- Items not allowed into the Visiting area: Cigarettes, folding money, drugs, syringes or weapons, mobile phones, cameras, pets of any type, alcohol, blankets or thermoses. No valuables. All removable jewellery must be taken off (except wedding rings). No photos or letters. No hats, scarves, handkerchiefs, sunglasses. No item of clothing is to be removed or exchanged in the Visits area. No food or drink is allowed during Box visits (non-contact visits). No lollies or food can be taken into the Centre. No offensive or sexual behaviour is allowed. No smoking in Visits area.
- Travel Assistance forms are available from the Welfare Officer, and can be lodged on the Visitors' behalf (conditions apply).
Legal practitioners may visit 7 days a week. Notification of intention to visit must be made by telephoning the Centre on (02) 6455 0333 or in writing to the General Manager.
Industries employing inmates include domestic service, laundry and food services within the Centre, and Textiles (manufacturing clothing) which currently employs up to 45 inmates, maintenance trade position, Corcraft and special projects.
The Museum is open Tuesday to Friday, 12:30 pm to 3:30 pm and Saturday, 9:30 am to 3:30 pm.
Corrective Services’ Museum is a living Museum, as it employs select inmates in a variety of areas such as tour guides, sales assistants, collection management and craft manufacturing. For further information, telephone 6452 5974.
Accredited courses, with nationally recognised qualifications, are made available to inmates at each correctional centre.
The Adult Education and Vocational Training Institute (AEVTI) provides literacy, numeracy and communications courses in all centres. Many centres also offer vocational courses such as Information Technology, Horticulture, Construction, Visual Arts and Contemporary Craft.
AEVTI contracts TAFE NSW and other providers to deliver courses in a range of vocational areas such as Hospitality, Business Skills, Building, Cleaning, Transport, Aboriginal Studies, Horticulture and various WorkCover licenses.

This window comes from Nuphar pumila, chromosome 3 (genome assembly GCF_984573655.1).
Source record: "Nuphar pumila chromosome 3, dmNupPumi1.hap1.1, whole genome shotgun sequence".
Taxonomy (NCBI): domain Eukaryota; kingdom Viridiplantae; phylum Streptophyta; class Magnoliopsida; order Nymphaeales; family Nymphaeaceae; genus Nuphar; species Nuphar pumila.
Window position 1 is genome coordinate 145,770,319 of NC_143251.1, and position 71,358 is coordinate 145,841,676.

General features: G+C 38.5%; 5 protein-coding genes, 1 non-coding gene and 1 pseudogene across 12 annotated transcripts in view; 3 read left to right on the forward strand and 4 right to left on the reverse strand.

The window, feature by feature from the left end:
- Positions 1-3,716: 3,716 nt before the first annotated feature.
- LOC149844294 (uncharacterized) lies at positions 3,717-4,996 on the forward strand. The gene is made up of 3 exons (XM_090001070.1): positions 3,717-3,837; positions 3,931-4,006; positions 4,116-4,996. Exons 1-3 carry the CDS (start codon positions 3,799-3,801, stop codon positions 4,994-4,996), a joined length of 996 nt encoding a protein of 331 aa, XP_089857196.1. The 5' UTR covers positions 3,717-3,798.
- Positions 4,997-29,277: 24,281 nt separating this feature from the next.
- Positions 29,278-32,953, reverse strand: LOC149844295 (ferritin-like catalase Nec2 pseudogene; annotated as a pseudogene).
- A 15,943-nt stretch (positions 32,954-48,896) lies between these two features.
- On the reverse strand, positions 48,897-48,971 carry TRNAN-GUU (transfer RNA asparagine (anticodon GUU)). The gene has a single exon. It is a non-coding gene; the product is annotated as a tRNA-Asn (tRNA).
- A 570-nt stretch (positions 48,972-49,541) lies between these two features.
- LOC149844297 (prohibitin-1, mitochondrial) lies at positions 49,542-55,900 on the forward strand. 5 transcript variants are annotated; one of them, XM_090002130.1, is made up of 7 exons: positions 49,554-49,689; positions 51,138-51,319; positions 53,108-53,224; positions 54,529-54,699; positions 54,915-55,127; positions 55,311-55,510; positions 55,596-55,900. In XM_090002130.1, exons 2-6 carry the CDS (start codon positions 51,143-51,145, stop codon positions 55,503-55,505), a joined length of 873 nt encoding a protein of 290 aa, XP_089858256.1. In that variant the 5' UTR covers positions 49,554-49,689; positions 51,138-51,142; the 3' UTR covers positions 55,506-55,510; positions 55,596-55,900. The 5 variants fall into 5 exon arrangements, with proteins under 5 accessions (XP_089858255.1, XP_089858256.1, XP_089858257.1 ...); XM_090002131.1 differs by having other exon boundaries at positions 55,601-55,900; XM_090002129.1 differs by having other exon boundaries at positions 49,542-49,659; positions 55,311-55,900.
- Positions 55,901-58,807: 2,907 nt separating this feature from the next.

AEVTI also co-ordinates traineeships and offers support for distance education.
Each centre has a library giving inmates access to a range of fiction, non-fiction and reference books. Inmates can also login to a secure internal network called the Inmate Legal Portal which gives them access to material of a legal nature.
For more information regarding these programs visit the AEVTI WebPage.
Offender Services & Programs
A range of educational, vocational and therapeutic programs are facilitated by professional staff, including Welfare Officer, Senior Correctional Education Officer and Psychologist. External service providers also facilitate various educational and vocational programs. Inmates’ sentences are managed in accordance with the Corrective Services' Case Management Policies and Procedures.
Inmates paint buildings, maintain gardens, river/creek banks, showgrounds, ovals, town and village road entrances, undertake minor maintenance works in and around Cooma and its surrounding villages and provides assistance to local community groups, schools and centres.
Inmates also participate in the yearly Clean Up Australia Day Campaign as well as providing much needed assistance to groups and individuals to undertake bush fire hazard reduction works.